Psychologist vs Psychiatrist vs Psychoanalyst: What is the difference? Find out

Psychologist, psychiatrist and psychoanalyst, they all deal with mental problems and issues. They try to cure the problem from the core providing us with emotional support and sometimes with medications. But what is the exact difference between them? Find out below.
Psychologist vs Psychiatrist vs Psychoanalyst: What is the difference? Find outPsychologist vs Psychiatrist vs Psychoanalyst: What is the difference? Find out
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Earlier, going for therapy or counselling was observed as having some mental disorder and people going for the session were also considered to be mentally ill. So, they also used to hide their problems to avoid these stigmas associated with counselling. But now the concept has been evolved. People can now opt for  counselling therapy when something disturbs their mental peace.

But are you going to the right person for your therapy? Often, we don’t understand the difference between a psychologist, a psychiatrist and a psychoanalyst. As a result, we cannot decide whom should we consult for our mental health issues. So, on this mental health week, we have focused on the differences in psychologist, psychiatrist and psychoanalyst. 

What is the difference in a psychologist, a psychiatrist and a psychoanalyst?


A psychologist mainly deals with emotional issues. They generally need to get a doctorate or PhD degree in clinical psychology or counselling psychology for the practice. A person with low-self esteem will go to consult a psychologist because he needs to vent out his suppressed emotions and doesn’t have any physical disturbances. A psychologist can never prescribe any medication for the treatment.


A psychiatrist is a physician who deals with mentally ill patients. They need an MD degree in psychiatry after pursuing MBBS. They can only prescribe medicines for a patient. Someone with Schizophrenia will consult a psychiatrist because he has some physical changes in him and needs medicines for the treatment. Psychiatrists deal with clinical issues rather than emotional ones.


Psychoanalyst follows Freudian theories for therapy which includes childhood memories in the subconscious mind, dreams, infantile sexuality, libido, repression and transference. A psychoanalyst is more like a psychologist who deals with emotional problems. But they cannot prescribe medicines and their method of counselling is a bit different from that of a psychologist. They focus on the subconscious memories of a patient to find a solution of the current problem. And psychoanalysts need to meet their patients three to four times a week rather than once in a week.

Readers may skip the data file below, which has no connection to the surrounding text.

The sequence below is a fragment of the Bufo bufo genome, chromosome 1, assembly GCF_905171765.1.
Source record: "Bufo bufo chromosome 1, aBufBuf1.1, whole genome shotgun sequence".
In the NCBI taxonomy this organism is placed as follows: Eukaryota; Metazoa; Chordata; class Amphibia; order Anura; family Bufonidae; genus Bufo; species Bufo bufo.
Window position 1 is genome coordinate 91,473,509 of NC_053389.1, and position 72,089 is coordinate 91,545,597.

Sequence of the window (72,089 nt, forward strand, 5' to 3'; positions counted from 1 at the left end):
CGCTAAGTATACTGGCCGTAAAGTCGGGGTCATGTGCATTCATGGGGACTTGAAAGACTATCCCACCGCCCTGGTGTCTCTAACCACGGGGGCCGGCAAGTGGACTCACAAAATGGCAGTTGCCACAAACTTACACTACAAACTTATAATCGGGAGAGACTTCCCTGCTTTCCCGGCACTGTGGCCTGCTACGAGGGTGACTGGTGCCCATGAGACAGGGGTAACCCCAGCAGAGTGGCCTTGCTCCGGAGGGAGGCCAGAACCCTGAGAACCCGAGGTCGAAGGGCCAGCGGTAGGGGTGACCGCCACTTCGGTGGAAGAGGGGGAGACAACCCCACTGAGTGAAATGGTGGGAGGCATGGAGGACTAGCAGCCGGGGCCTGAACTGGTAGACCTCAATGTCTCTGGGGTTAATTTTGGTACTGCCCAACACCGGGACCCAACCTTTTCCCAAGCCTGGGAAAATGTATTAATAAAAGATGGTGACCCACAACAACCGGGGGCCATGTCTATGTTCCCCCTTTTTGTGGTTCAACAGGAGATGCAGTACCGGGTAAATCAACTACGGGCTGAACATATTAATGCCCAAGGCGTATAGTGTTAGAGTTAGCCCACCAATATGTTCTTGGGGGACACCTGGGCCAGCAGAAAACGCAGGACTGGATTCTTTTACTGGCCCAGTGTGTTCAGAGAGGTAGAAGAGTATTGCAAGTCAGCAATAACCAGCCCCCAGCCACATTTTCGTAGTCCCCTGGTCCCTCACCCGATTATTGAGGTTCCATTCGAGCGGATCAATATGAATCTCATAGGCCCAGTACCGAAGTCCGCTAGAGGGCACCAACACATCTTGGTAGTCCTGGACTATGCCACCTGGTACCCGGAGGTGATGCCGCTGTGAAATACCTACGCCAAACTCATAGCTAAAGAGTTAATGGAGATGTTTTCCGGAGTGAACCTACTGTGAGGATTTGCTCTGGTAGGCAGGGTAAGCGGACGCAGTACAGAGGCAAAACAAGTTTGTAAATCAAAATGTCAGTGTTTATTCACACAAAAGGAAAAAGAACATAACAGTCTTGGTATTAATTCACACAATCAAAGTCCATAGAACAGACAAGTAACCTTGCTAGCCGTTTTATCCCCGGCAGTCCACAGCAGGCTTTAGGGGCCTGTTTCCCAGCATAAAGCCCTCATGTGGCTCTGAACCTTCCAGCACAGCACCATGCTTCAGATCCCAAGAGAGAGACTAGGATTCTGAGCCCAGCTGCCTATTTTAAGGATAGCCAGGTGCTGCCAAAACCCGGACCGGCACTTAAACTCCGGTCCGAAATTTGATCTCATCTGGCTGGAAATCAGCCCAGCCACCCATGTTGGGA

How to choose?

Most of the time you will be guided by the receptionists of the therapy clinic for the consultation. But if something bothers you then you can always start with a counselling therapy from a psychologist. He would recommend you to a psychiatrist or psychoanalyst if he sees you need either of them.

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Anonymous 6 days ago

It's about time there was inform8made available to the public regarding the differences between these professions. Particularly difference between Psychologists. A POST GRADUATE Psychologist completes between 6-8 years FULL TIME University training which includes extensive clinical placements. This is then followed by another 2 years working as a Registrar under supervision. A grueling minimum of between 8-10 years combined education and clinical placements. Specialist endorsed psychologists have been devalued and largely ignored despite significant differences between training comlared to 'Generalist' Psychologists. It is this difference that the public appear to be completely unaware of. Medical Practitioners also need to be educated in order to refer patients to psychologists where a patient needs are complex. Neither AHPRA nor the APS have ever launched any type of public awareness campaign. Its about time they did.

Anonymous 1 week ago

It's very helpful.

Anonymous 1 week ago

Nice article

Anonymous 1 week ago

Indeed !

Anonymous 1 week ago

Several inaccuracies here. Psychoanalytic theories have developed/evolved significantly since Freud's day, so most contemporary psychoanalysts do not identify themselves as Freudian, even if they acknowledge Freud's foundational influence - Kleinian, Bionian, Object Relations, Intersubjectivists, Relationalists, etc. There are also Jungian psychoanalysts. Secondly, psychoanalysts may have received their initial training in a variety of mental health disciplines - psychiatry, psychology, social work, professional counselor, pastoral counselor, nursing, etc. So there are psychoanalysts who prescribe medications in addition to providing psychoanalysis or psychoanalytic psychotherapy. Also, not all psychoanalysts insist their patients come 3-4 times a week. While increased frequency often facilitates the process, we also recognize that some patients do not have the time or money of this. In those cases, many psychoanalysts are will to provide less intensive treatment at 1 or 2 times per week. Mark Winborn, PhD, NPsyA (licensed psychologist, nationally certified psychoanalyst, certified Jungian psychoanalyst)

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